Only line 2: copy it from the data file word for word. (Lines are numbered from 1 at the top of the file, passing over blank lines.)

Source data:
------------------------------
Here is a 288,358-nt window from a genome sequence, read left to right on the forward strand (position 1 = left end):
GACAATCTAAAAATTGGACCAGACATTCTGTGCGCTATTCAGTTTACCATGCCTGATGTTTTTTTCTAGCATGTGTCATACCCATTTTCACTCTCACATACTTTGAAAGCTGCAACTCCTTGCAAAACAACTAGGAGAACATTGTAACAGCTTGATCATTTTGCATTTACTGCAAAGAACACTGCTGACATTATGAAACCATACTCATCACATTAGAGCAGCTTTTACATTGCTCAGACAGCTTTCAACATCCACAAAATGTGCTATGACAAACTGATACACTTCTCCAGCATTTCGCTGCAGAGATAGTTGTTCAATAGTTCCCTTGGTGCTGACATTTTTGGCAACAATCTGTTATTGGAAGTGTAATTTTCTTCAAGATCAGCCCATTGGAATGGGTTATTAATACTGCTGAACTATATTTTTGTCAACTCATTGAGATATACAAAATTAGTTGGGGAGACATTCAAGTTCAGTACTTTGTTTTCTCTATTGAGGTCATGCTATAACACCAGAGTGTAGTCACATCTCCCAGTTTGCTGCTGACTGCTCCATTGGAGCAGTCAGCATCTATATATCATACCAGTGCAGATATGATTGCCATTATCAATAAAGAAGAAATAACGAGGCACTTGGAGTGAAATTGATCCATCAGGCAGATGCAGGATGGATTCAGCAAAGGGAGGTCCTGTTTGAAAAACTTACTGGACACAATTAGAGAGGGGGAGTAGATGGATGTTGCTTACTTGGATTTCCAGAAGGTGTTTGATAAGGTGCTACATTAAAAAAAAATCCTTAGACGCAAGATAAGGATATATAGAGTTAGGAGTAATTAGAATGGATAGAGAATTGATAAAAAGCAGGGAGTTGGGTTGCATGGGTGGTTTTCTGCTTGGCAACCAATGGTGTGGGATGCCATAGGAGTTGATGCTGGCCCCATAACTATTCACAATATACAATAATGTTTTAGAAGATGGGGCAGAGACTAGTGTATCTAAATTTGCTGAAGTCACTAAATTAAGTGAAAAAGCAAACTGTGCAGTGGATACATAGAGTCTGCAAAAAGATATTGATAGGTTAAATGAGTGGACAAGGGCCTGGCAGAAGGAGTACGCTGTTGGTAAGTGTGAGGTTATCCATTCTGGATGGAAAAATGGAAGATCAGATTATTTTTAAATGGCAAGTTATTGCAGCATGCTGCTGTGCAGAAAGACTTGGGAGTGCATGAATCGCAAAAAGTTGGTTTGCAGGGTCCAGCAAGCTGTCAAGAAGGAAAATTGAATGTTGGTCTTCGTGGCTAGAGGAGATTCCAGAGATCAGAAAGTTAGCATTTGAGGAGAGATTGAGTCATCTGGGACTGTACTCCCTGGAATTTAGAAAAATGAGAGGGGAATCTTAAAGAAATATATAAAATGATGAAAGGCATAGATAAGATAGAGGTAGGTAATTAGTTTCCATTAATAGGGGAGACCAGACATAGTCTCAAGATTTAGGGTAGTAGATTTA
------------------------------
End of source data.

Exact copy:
GACAATCTAAAAATTGGACCAGACATTCTGTGCGCTATTCAGTTTACCATGCCTGATGTTTTTTTCTAGCATGTGTCATACCCATTTTCACTCTCACATACTTTGAAAGCTGCAACTCCTTGCAAAACAACTAGGAGAACATTGTAACAGCTTGATCATTTTGCATTTACTGCAAAGAACACTGCTGACATTATGAAACCATACTCATCACATTAGAGCAGCTTTTACATTGCTCAGACAGCTTTCAACATCCACAAAATGTGCTATGACAAACTGATACACTTCTCCAGCATTTCGCTGCAGAGATAGTTGTTCAATAGTTCCCTTGGTGCTGACATTTTTGGCAACAATCTGTTATTGGAAGTGTAATTTTCTTCAAGATCAGCCCATTGGAATGGGTTATTAATACTGCTGAACTATATTTTTGTCAACTCATTGAGATATACAAAATTAGTTGGGGAGACATTCAAGTTCAGTACTTTGTTTTCTCTATTGAGGTCATGCTATAACACCAGAGTGTAGTCACATCTCCCAGTTTGCTGCTGACTGCTCCATTGGAGCAGTCAGCATCTATATATCATACCAGTGCAGATATGATTGCCATTATCAATAAAGAAGAAATAACGAGGCACTTGGAGTGAAATTGATCCATCAGGCAGATGCAGGATGGATTCAGCAAAGGGAGGTCCTGTTTGAAAAACTTACTGGACACAATTAGAGAGGGGGAGTAGATGGATGTTGCTTACTTGGATTTCCAGAAGGTGTTTGATAAGGTGCTACATTAAAAAAAAATCCTTAGACGCAAGATAAGGATATATAGAGTTAGGAGTAATTAGAATGGATAGAGAATTGATAAAAAGCAGGGAGTTGGGTTGCATGGGTGGTTTTCTGCTTGGCAACCAATGGTGTGGGATGCCATAGGAGTTGATGCTGGCCCCATAACTATTCACAATATACAATAATGTTTTAGAAGATGGGGCAGAGACTAGTGTATCTAAATTTGCTGAAGTCACTAAATTAAGTGAAAAAGCAAACTGTGCAGTGGATACATAGAGTCTGCAAAAAGATATTGATAGGTTAAATGAGTGGACAAGGGCCTGGCAGAAGGAGTACGCTGTTGGTAAGTGTGAGGTTATCCATTCTGGATGGAAAAATGGAAGATCAGATTATTTTTAAATGGCAAGTTATTGCAGCATGCTGCTGTGCAGAAAGACTTGGGAGTGCATGAATCGCAAAAAGTTGGTTTGCAGGGTCCAGCAAGCTGTCAAGAAGGAAAATTGAATGTTGGTCTTCGTGGCTAGAGGAGATTCCAGAGATCAGAAAGTTAGCATTTGAGGAGAGATTGAGTCATCTGGGACTGTACTCCCTGGAATTTAGAAAAATGAGAGGGGAATCTTAAAGAAATATATAAAATGATGAAAGGCATAGATAAGATAGAGGTAGGTAATTAGTTTCCATTAATAGGGGAGACCAGACATAGTCTCAAGATTTAGGGTAGTAGATTTA